Chained wallet. Conception of blockchain, finance security and protection

I had been thinking about writing a post on Blockchain when I happened across the Washington Post’s In/Out List for 2017, and that sealed the deal:

Out:  Not being able to explain Bitcoin.

In:     Not being able to explain Blockchain.

So, feeling up to the challenge, here goes.

Blockchain is really just a distributed, shared database technology. Its use demands that multiple, untrusted entities (such as different companies in a supply chain) write transactions to multiple, duplicate copies of the database that propagate through peer-to-peer protocols.  Each node (or copy) of the database verifies the transaction independently by requiring the transaction to be confirmed in a blockchain.  The blockchain is chronological, and the database can only be changed when there is consensus among the participants.  Most important for the discussion here, however, is that the transactions and the distributed database are claimed to be immutable and permanent.  And that’s a real problem for information governance.

Permanence is a problem

Leaving aside the obvious inability to delete obsolete information in support of good information governance and stewardship, consider what happens when an error is made in posting a transaction, or if sensitive information (such as PII, PHI, or PCI) is entered—an often-proposed use case. By its very design, a fundamental tenet of blockchain is its immutability.  Therefore, any reverse engineering to allow authorized change or deletion creates a hole in the logic that weakens the fabric of the technology—like the ultimate back door that can destroy the security of any software code.

Similarly, the “right to be forgotten,” and various state and federal privacy statutes suggest that immutability is not workable when sensitive or protected information is involved. Further, since all participants in the blockchain see all the transactions, confidentiality is compromised, potentially opening the blockchain to doxing.  Ironically, it was doxing that apparently uncovered the identity of Bitcoin’s founder, also the father of blockchain.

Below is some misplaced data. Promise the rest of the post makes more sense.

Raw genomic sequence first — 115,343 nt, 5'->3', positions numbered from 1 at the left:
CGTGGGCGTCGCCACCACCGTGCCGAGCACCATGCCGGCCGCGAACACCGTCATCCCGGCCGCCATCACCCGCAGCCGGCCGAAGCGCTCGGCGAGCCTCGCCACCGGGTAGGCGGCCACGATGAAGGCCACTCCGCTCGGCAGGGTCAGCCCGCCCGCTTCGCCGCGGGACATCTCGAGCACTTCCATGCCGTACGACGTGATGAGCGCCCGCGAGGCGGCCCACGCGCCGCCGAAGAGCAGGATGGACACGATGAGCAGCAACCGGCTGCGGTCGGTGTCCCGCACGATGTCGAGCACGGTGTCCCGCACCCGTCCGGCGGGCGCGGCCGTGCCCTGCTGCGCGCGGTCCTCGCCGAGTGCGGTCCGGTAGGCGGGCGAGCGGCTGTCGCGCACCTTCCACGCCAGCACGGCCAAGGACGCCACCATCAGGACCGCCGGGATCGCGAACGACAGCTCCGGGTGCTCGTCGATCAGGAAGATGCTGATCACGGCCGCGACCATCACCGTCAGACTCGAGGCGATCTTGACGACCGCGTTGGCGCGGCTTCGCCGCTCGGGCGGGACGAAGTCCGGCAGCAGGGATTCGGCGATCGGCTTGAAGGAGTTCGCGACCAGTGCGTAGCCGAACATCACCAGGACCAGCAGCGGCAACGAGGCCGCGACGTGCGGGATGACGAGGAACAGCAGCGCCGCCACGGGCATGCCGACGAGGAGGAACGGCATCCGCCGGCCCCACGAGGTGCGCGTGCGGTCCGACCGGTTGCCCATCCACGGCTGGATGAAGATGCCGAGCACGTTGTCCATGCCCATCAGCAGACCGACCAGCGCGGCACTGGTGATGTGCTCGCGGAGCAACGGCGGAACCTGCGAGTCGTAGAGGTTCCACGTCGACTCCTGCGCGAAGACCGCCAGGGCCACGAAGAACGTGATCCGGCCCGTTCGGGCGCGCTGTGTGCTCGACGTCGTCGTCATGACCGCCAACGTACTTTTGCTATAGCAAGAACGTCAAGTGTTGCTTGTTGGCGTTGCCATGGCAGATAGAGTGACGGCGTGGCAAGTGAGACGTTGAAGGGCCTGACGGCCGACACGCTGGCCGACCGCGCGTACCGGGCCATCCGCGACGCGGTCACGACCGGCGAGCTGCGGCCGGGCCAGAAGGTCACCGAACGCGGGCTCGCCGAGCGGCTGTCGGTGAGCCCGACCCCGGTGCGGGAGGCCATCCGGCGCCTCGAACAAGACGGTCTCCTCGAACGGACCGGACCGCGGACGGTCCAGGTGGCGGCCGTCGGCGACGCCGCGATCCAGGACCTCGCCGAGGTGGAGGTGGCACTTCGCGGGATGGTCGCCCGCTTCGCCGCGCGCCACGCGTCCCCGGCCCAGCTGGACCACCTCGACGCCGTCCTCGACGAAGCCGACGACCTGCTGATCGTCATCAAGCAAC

A tear in the fabric?

Just about a year ago, a “smart contracts” blockchain was hacked, and approximately $50 million of member contributions were stolen. The twist is that by “tweaking” the blockchain, the hack could be neutralized and the money restored.  What to do?  Ultimately, a controversial “hard fork” was created in the blockchain to restore the members’ money.  So the door is open for compromise.

Not foolproof

Not only have we seen that a blockchain can be vulnerable to hacking, the Bitcoin blockchain protocol has been used to store more than Bitcoin transactions. Messages, prayers, software code, images, and Wikileaks files have been embedded into the Bitcoin blockchain.  From a pure security standpoint, then, what’s to prevent a copy of a blockchain from harboring malware and ultimately infecting its peers?

At a more abstract level, if blockchain is intended for inherently non-trusted parties, how can you trust the inputs from any one party? For example, if in a supply chain blockchain a party enters into the shared database that they used x, y, and z ingredients, but they in fact used a, b, and c, how can the veracity of the entry be determined?

Think before you act

Blockchain has been promoted as the shiny new tool to increase transparency and fight counterfeiting. Financial transactions, DHS/Customs, supply chain, healthcare, smart contracts, property records, and escrow are all proposed use cases.  But even the purveyor of a blockchain platform cautions not to just “go do something blockchainy.”  In their words, you would “be insane” to use a blockchain when a relational database will suffice.

Do you really need to help create multiple, uncontrolled, immutable replicas of data? To needlessly suck up computational power (electricity) to verify and confirm transactions across duplicate copies when a simple database would suffice?  Shiny object syndrome exists in many endeavors, but perhaps most visibly when it comes to our relationship with technology.  We must be careful promoting technology we don’t fully understand, and consider the ramifications of its use, particularly when it adds to the complexity and energy use of our systems.